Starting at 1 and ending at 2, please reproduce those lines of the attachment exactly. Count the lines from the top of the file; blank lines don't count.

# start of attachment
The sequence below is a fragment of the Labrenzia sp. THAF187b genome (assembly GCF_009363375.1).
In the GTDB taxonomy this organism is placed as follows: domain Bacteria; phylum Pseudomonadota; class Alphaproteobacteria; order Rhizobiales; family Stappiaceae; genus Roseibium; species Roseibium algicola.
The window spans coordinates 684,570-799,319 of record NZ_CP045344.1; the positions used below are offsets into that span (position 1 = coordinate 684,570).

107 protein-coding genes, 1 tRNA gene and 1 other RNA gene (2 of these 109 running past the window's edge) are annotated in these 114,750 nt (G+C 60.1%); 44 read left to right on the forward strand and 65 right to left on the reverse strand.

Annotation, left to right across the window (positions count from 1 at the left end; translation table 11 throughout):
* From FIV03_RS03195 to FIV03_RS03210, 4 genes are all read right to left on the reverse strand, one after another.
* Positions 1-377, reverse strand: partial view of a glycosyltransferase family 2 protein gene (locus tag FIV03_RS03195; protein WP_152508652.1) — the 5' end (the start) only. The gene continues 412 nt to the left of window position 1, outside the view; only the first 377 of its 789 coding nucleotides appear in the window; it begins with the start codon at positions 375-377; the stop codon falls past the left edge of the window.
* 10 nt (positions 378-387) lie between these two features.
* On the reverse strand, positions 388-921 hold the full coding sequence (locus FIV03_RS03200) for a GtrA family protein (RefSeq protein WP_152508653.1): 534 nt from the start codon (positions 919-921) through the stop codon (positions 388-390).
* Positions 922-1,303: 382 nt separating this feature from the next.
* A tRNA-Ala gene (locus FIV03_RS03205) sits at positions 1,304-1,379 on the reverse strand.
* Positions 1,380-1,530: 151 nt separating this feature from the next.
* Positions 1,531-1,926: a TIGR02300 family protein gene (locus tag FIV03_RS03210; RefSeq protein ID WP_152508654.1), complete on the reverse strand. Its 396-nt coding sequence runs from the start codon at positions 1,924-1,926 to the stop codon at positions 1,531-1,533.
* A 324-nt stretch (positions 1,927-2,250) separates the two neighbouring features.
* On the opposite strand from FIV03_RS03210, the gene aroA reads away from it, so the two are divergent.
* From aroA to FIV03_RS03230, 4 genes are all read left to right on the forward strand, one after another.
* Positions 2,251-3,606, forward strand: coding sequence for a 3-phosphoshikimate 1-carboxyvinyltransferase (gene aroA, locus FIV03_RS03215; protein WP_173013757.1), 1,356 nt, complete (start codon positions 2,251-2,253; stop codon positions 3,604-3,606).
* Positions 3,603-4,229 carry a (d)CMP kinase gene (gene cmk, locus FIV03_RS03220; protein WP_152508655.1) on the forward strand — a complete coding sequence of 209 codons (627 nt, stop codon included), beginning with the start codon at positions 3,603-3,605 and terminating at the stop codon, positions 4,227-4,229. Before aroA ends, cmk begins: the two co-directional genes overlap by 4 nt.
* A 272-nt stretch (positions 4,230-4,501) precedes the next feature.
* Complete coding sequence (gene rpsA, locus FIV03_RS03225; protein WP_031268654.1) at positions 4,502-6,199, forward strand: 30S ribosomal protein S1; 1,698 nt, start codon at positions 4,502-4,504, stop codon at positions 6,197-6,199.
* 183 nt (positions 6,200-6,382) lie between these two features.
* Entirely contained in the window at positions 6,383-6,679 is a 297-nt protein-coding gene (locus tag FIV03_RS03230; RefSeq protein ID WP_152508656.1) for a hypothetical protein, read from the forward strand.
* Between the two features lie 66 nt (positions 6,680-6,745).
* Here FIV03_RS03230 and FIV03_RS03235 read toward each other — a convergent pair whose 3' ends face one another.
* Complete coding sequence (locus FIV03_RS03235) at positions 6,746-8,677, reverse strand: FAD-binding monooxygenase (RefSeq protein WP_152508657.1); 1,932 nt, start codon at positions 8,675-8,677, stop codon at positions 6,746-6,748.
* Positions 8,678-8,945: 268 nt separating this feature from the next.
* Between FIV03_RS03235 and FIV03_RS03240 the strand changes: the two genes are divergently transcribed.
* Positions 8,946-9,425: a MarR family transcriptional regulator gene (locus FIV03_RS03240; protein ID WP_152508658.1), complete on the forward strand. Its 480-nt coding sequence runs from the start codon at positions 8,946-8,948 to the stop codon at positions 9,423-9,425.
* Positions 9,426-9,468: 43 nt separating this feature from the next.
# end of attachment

The sequence below is a fragment of the Labrenzia sp. THAF187b genome (assembly GCF_009363375.1).
In the GTDB taxonomy this organism is placed as follows: domain Bacteria; phylum Pseudomonadota; class Alphaproteobacteria; order Rhizobiales; family Stappiaceae; genus Roseibium; species Roseibium algicola.